Restaurant Revitalization Fund – Act Now – the Portal is Open

The American Rescue Plan Act put in place the Restaurant Revitalization Fund (RRF) to help restaurants and other eligible businesses with funding. The Small Business Administration (SBA) application portal opens today, Friday, April 30, 2021 at 9 am. Applications will be available on Monday, May 3, 2021 at noon.

If you have been in business from January 2020 through March 2021, start pulling the information together now so you can apply when the portal application opens. Below, we have pulled some of the important items to know from SBA.gov .

Who is Eligible

Eligible entities who have experienced pandemic-related revenue loss include:

  • Restaurants
  • Food stands, food trucks, food carts
  • Caterers
  • Bars, saloons, lounges, taverns
  • Snack and nonalcoholic beverage bars
  • Bakeries (onsite sales to the public comprise at least 33% of gross receipts)
  • Brewpubs, tasting rooms, taprooms (onsite sales to the public comprise at least 33% of gross receipts)
  • Breweries and/or microbreweries (onsite sales to the public comprise at least 33% of gross receipts)
  • Wineries and distilleries (onsite sales to the public comprise at least 33% of gross receipts)
  • Inns (onsite sales of food and beverage to the public comprise at least 33% of gross receipts)
  • Licensed facilities or premises of a beverage alcohol producer where the public may taste, sample, or purchase products

Even those that were just starting out in Q1 of 2020, and unable to prove loss of gross receipts, are still eligible for assistance. This is great, as mostly everything offered previously has been weighted on the previous revenues and incurred loss. Instead of prior year proof of receipts, they will take into account the business plan/model for the newly opened business in 2020.

How to Apply

Check out the RRF page, here, on the SBA website for application process. You have 2 options, you can apply through your SBA-recognized Point of Sale system or through the online application portal. Use this link to access the sample application, SBA Form 3172, and prepare what will be needed to apply. You can also access this RRF guide to help you through the process.

Additional Documentation Needed to Apply

Additional documentation required:

  • Verification for Tax Information: IRS Form 4506-T, completed and signed by Applicant. Completion of this form digitally on the SBA platform will satisfy this requirement.
  • Gross Receipts Documentation: Any of the following documents demonstrating gross receipts and, if applicable, eligible expenses
    • Business tax returns (IRS Form 1120 or IRS 1120-S)
    • IRS Forms 1040 Schedule C; IRS Forms 1040 Schedule F
    • For a partnership: partnership’s IRS Form 1065 (including K-1s)
    • Bank statements
    • Externally or internally prepared financial statements such as Income Statements or Profit and Loss Statements
    • Point of sale report(s), including IRS Form 1099-K

For applicants that are a brewpub, tasting room, taproom, brewery, winery, distillery, or bakery:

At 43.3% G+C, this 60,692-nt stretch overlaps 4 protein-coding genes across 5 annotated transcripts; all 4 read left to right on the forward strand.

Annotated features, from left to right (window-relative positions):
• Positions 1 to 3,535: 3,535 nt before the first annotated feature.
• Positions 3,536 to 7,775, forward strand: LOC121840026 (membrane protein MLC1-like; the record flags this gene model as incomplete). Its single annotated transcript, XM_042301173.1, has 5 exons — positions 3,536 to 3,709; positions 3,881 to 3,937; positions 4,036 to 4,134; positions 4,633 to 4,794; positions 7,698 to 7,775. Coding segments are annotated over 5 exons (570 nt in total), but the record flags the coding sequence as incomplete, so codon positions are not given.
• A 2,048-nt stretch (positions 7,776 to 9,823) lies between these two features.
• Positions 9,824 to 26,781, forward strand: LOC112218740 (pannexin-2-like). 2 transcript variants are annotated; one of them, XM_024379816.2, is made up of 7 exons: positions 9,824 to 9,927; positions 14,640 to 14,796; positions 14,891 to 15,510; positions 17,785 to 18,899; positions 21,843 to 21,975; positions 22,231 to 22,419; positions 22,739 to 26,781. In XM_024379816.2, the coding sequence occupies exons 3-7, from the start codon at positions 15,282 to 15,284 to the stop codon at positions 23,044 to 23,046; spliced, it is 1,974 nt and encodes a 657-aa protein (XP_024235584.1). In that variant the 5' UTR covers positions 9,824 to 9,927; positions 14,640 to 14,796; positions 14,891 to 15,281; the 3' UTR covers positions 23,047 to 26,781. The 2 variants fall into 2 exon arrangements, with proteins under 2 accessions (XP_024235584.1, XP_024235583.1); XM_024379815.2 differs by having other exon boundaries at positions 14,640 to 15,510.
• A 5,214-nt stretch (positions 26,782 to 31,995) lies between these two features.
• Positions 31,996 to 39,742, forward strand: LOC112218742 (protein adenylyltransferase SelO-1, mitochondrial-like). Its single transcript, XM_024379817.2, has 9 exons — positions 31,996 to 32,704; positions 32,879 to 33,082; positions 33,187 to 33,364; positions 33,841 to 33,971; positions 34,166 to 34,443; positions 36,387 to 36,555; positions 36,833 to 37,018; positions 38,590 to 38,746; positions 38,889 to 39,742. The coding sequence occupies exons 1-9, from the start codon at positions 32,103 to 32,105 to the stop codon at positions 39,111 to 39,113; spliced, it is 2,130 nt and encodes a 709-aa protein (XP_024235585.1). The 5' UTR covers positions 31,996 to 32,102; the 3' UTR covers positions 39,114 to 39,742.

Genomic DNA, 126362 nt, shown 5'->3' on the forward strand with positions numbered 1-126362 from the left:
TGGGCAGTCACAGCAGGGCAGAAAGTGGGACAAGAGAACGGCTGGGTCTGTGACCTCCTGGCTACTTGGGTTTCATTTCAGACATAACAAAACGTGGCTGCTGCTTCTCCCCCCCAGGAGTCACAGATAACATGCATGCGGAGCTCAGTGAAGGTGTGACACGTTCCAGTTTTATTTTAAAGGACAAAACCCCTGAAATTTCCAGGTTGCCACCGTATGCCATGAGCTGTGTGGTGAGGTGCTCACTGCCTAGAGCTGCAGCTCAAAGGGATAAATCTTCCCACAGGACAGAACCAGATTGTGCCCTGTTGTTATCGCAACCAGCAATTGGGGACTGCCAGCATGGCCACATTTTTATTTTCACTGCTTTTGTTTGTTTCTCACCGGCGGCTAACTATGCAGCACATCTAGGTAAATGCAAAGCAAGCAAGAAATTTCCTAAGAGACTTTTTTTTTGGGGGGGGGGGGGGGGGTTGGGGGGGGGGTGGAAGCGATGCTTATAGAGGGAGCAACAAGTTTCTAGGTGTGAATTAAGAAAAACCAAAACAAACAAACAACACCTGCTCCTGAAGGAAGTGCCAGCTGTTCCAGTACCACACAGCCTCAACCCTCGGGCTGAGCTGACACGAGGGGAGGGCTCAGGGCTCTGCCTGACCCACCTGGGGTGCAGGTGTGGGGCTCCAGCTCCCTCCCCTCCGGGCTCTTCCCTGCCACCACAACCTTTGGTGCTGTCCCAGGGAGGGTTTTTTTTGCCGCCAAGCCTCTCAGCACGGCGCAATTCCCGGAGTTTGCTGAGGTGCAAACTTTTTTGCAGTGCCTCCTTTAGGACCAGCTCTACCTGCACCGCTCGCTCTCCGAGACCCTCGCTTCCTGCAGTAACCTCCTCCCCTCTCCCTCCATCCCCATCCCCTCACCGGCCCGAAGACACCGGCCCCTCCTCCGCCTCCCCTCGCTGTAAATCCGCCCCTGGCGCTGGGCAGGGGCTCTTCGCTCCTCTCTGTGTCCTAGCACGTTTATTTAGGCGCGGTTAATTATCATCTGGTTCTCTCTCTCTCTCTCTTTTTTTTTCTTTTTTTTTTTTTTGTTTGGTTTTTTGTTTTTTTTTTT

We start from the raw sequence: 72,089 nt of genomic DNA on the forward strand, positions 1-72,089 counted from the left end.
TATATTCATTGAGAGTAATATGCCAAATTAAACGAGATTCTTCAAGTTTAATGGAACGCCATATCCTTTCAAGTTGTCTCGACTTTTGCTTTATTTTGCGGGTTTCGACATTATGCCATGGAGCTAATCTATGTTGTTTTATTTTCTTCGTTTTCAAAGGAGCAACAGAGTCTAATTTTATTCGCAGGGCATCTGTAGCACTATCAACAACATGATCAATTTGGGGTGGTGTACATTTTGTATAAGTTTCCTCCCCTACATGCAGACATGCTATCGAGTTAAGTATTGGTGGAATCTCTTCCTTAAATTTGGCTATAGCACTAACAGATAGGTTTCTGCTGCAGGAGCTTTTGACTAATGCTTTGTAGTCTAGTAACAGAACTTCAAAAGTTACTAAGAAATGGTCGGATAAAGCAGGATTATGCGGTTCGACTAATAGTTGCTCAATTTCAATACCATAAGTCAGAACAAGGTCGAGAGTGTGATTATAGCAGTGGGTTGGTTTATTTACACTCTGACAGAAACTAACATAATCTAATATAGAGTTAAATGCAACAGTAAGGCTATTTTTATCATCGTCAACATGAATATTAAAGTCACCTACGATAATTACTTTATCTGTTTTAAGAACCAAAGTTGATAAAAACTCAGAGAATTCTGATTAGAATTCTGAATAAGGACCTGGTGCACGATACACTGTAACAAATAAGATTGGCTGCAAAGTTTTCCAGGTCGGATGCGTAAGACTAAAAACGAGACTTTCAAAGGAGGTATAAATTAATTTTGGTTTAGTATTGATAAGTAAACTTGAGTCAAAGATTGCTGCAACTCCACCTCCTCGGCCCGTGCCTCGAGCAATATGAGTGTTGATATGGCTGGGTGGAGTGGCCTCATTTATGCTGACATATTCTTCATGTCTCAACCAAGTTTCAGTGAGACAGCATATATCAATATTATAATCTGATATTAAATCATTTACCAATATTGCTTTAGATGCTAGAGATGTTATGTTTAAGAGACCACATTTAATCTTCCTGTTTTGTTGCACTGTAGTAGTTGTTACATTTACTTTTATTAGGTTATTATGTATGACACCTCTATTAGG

• Documents evidencing that onsite sales to the public comprise at least 33.00% of gross receipts for 2019, which may include Tax and Trade Bureau (TTB) Forms 5130.9 or TTB. For businesses who opened in 2020, the Applicant’s original business model should have contemplated at least 33.00% of gross receipts in onsite sales to the public. 

For applicants that are an inn:

  • Documents evidencing that onsite sales of food and beverage to the public comprise at least 33.00% of gross receipts for 2019.

Other Important Items to Highlight

For businesses who opened in 2020, the Applicant’s original business model should have contemplated at least 33.00% of gross receipts in onsite sales to the public.

The PPP loan dollars that you previously applied for and received will be deducted from the gross receipts calculation. So as long as your 2019 gross receipts exceed what you received in gross receipts for 2020 and the funds received under the PPP loan in 2020 you will be able to apply for relief through this fund.

EIDL loan amounts received are not included in this application calculation consideration.

Allowable Use of the Funds

  • Business payroll costs (including sick leave)
  • Payments on any business mortgage obligation
  • Business rent payments (note: this does not include prepayment of rent)
  • Business debt service (both principal and interest; note: this does not include any prepayment of principal or interest)
  • Business utility payments
  • Business maintenance expenses
  • Construction of outdoor seating
  • Business supplies (including protective equipment and cleaning materials)
  • Business food and beverage expenses (including raw materials)
  • Covered supplier costs
  • Business operating expenses

We, at Libertate Insurance Services, wish you luck in this process.

Interesting Tidbits for Your Week!

Expecting the Unexpected for Your Small Business. Common insurance types for small businesses.

For better or worse is generally a term related to marriage vows, but in business its just as important! Luckily for business owners there are ways to mitigate the risks associated with the “worse.” Pie Insurance recently released an article covering the types of common insurance for small businesses as well as some not so common options like a business owner’s policy (BOP); I thought it was worth sharing.